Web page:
Cymbopleura metzeltinii

Krammer 2003      Category: Asymmetrical biraphid
BASIONYM: Cymbopleura metzeltinii Krammer 2003

REPORTED AS: Cymbella incerta (Lange-Bertalot & Mezeltin 1996, plate 61, figs 9-11; plate 95, fig. 15) | Cymbella incerta (?var.) (Lange-Bertalot and Metzeltin 1996, plate 95, figs 16, 17) 

Cymbopleura lata

 

Cymbopleura naviculiformis

LM scalebar = 10 µm = 80 pixels.



Observations

Contributor: Loren Bahls - August 2012
Length Range: 30-61 µm
Width Range: 7.6-10.3 µm
Striae in 10 µm: 15-17 at the valve center, 18-21 at the ends

Description

Valves are rhomboid-lanceolate and barely dorsiventral, with both margins tapering to unprotracted apices. The axial area follows nearly the median line of the valve and widens gradually from the apices to the valve center. The axial area is moderately wide and merges smoothly with a small rounded central area. The raphe is lateral and becomes filiform at the proximal and distal ends. The proximal raphe ends are ventrally displaced and terminate with small hooks on the ventral side. Distal raphe ends are shaped like question marks and deflected dorsally. Striae are indistinctly punctate and slightly radiate at the valve center to strongly radiate near the apices. Areolae number 28-34 in 10 µm.



Original Description

Basionym: Cymbopleura metzeltinii
Author: Krammer 2003
Length Range: 32-67 µm
Width Range: 8.0-10.7 µm
Striae in 10 µm: 15-16 at the valve center, up to 19 towards the ends

Original Description

Valves barely dorsiventral, rhomboid-lanceolate, dorsal and ventral margins tapering continuously to slightly rostrate to apiculate protracted ends. Length 32-67 µm, breadth 8-10.7 µm, maximum length/breadth ratio up to 7. Axial area narrow to moderately wide, almost in the median line of the valve, in larger specimens becoming narrower towards the ends. Central area in the smallest specimens nearly absent, in medium-sized specimens a small, distinctly roundish to elliptical depression on both sides, in post initial cells large (Fig. 115:8). Raphe in the nominate variety distinctly lateral, in var. julma narrowly lateral, narrowing towards the proximal and distal ends, in the middle ventrally displaced. Proximal raphe ends slightly expanded and somewhat ventrally tipped; terminal fissures ?-shaped and dorsally deflected. Striae slightly radiate throughout, indistinctly punctate. Striae in the middle portion (dorsal) 15-16/10 µm, up to 19/10 µm towards the ends, puncta 27-32/10 µm.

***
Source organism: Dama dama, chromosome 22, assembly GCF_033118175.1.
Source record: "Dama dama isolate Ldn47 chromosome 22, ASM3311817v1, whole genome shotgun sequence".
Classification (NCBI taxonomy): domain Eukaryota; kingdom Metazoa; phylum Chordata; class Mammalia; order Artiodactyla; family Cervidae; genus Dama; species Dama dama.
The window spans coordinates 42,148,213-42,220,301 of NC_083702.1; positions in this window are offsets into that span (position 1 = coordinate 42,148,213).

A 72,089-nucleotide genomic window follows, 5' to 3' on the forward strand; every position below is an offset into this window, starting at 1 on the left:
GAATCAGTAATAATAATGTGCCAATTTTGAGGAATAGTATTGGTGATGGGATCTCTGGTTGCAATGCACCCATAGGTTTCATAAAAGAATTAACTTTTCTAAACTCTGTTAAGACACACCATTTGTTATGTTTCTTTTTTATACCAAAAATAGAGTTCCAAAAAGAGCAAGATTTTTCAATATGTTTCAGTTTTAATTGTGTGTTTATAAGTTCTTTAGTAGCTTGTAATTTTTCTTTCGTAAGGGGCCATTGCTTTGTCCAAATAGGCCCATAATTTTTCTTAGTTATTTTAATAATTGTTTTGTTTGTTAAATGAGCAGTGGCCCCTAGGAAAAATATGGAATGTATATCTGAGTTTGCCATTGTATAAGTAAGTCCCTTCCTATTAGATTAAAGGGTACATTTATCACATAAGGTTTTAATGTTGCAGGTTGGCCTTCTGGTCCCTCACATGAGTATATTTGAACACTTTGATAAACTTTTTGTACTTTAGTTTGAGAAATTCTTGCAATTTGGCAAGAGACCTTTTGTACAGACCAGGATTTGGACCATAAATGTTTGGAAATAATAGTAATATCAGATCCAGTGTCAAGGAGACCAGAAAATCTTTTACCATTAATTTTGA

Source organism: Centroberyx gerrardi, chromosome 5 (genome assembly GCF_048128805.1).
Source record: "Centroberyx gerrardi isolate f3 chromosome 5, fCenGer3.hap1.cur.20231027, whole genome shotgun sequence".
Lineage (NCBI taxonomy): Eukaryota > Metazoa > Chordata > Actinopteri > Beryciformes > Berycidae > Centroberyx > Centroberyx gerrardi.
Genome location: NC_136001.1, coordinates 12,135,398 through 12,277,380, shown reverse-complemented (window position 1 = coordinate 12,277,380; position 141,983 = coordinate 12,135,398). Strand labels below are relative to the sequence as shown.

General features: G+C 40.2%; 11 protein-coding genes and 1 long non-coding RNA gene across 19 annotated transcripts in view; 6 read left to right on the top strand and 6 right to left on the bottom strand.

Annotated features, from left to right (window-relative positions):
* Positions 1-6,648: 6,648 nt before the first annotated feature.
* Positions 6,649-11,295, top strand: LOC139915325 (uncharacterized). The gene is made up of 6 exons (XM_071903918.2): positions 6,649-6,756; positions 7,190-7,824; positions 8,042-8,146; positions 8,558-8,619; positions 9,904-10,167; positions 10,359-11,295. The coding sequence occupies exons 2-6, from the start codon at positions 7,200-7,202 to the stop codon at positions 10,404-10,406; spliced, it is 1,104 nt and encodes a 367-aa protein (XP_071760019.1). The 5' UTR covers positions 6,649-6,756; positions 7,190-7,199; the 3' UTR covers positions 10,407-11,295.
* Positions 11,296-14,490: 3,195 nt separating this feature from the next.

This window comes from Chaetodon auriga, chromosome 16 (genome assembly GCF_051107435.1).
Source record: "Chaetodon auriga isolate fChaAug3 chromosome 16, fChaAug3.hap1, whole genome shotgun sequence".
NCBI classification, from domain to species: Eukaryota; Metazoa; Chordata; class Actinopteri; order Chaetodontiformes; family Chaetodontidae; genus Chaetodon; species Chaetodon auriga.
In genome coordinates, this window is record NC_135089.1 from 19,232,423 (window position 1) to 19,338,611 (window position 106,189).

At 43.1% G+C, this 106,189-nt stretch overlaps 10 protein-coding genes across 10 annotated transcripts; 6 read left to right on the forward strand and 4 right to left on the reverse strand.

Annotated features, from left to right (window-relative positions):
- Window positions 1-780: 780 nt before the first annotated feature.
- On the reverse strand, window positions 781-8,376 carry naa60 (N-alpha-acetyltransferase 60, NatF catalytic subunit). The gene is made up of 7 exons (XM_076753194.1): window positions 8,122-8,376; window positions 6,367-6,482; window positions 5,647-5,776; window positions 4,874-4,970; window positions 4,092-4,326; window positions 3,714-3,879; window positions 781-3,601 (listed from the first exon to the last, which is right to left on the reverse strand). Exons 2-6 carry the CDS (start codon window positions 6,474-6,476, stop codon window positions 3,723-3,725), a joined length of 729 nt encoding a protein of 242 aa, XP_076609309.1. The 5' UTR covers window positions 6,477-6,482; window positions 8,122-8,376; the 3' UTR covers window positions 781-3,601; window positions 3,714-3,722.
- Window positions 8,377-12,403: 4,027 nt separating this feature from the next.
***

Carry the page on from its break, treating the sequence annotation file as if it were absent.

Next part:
Original Images


Cite This Page:
Bahls, L. (2012). Cymbopleura metzeltinii. In Diatoms of the United States. Retrieved December 22, 2014, from http://westerndiatoms.colorado.edu/taxa/species/cymbopleura_metzeltinii

Species: Cymbopleura metzeltinii

Contributor: Loren Bahls

Reviewer: Sarah Spaulding

Citations

Krammer, K. (2003). Cymbopleura, Delicata, Navicymbula, Gomphocymbellopsis, Afrocymbella. Diatoms of Europe. Diatoms of the European Inland Waters and Comparable Habitats 4: 1-530.

Lange-Bertalot, H. and Metzeltin, D. (1996). Indicators of oligotrophy - 800 taxa representative of three ecologically distinct lake types, Carbonate buffered - Oligodystrophic - Weakly buffered soft water. Lange-Bertalot, H. (ed.), Iconographia Diatomologica. Annotated Diatom Micrographs. Vol. 2. Ecology, Diversity, Taxonomy. Koeltz Scientific Books. Königstein, Germany, 2:390 pp.

Links & ID's

Index Nominum Algarum (INA)

California Academy of Sciences (CAS)

Cymbopleura metzeltinii CAS

North American Diatom Ecological Database (NADED)

NADED ID: 47250

Autecology Discussion

Cymbopleura metzeltinii has been recorded in eight ponds and small lakes in Glacier National Park, Montana. Here pH ranges from 6.73 to 7.78 and specific conductance ranges from 22 to 71 µS/cm. It has also been recorded from Nada Lake, a small lake in Chelan County, Washington (photo below). This species was described from a lake (Mittersee) in the Austrian Tyrol and also reported from a lake in Finland (Julma Ölkky).

Images

Cut Bank Pond, Glacier National Park, Montana: home of Cymbopleura metzeltinii.

Credit/Source: Loren Bahls

Nada Lake, Chelan County, Washington: home of Cymbopleura metzeltinii.

Credit/Source: Ryan Davis